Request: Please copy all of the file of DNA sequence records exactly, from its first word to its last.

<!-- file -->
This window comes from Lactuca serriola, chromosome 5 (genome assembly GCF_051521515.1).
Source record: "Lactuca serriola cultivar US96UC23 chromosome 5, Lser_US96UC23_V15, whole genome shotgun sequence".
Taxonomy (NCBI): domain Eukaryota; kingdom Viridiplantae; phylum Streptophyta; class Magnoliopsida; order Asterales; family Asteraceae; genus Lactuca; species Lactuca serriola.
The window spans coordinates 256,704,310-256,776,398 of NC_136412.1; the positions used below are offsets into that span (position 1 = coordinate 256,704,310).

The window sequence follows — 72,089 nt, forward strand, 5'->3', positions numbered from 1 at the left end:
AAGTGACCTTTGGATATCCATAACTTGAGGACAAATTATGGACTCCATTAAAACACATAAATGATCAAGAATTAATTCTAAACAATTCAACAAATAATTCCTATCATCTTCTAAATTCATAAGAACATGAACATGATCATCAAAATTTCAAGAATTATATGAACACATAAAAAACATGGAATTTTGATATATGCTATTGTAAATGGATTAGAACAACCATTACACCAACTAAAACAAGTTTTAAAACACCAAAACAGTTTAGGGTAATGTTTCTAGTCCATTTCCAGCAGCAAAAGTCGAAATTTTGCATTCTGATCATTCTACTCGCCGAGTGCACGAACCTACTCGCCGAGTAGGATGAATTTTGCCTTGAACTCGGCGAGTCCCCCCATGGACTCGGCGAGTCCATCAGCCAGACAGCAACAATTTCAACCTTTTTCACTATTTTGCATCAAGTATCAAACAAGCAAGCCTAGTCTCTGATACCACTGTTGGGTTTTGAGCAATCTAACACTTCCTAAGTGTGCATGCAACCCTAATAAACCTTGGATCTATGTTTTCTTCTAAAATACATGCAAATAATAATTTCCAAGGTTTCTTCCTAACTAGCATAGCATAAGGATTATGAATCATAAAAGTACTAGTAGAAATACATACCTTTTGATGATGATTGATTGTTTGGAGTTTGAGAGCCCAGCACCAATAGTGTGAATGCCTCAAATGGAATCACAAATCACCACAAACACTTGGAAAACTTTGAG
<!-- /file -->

This window comes from Lactuca serriola, chromosome 5 (genome assembly GCF_051521515.1).
Source record: "Lactuca serriola cultivar US96UC23 chromosome 5, Lser_US96UC23_V15, whole genome shotgun sequence".
Taxonomy (NCBI): domain Eukaryota; kingdom Viridiplantae; phylum Streptophyta; class Magnoliopsida; order Asterales; family Asteraceae; genus Lactuca; species Lactuca serriola.
The window spans coordinates 256,704,310-256,776,398 of NC_136412.1; the positions used below are offsets into that span (position 1 = coordinate 256,704,310).

The window sequence follows — 72,089 nt, forward strand, 5'->3', positions numbered from 1 at the left end:
AAGTGACCTTTGGATATCCATAACTTGAGGACAAATTATGGACTCCATTAAAACACATAAATGATCAAGAATTAATTCTAAACAATTCAACAAATAATTCCTATCATCTTCTAAATTCATAAGAACATGAACATGATCATCAAAATTTCAAGAATTATATGAACACATAAAAAACATGGAATTTTGATATATGCTATTGTAAATGGATTAGAACAACCATTACACCAACTAAAACAAGTTTTAAAACACCAAAACAGTTTAGGGTAATGTTTCTAGTCCATTTCCAGCAGCAAAAGTCGAAATTTTGCATTCTGATCATTCTACTCGCCGAGTGCACGAACCTACTCGCCGAGTAGGATGAATTTTGCCTTGAACTCGGCGAGTCCCCCCATGGACTCGGCGAGTCCATCAGCCAGACAGCAACAATTTCAACCTTTTTCACTATTTTGCATCAAGTATCAAACAAGCAAGCCTAGTCTCTGATACCACTGTTGGGTTTTGAGCAATCTAACACTTCCTAAGTGTGCATGCAACCCTAATAAACCTTGGATCTATGTTTTCTTCTAAAATACATGCAAATAATAATTTCCAAGGTTTCTTCCTAACTAGCATAGCATAAGGATTATGAATCATAAAAGTACTAGTAGAAATACATACCTTTTGATGATGATTGATTGTTTGGAGTTTGAGAGCCCAGCACCAATAGTGTGAATGCCTCAAATGGAATCACAAATCACCACAAACACTTGGAAAACTTTGAG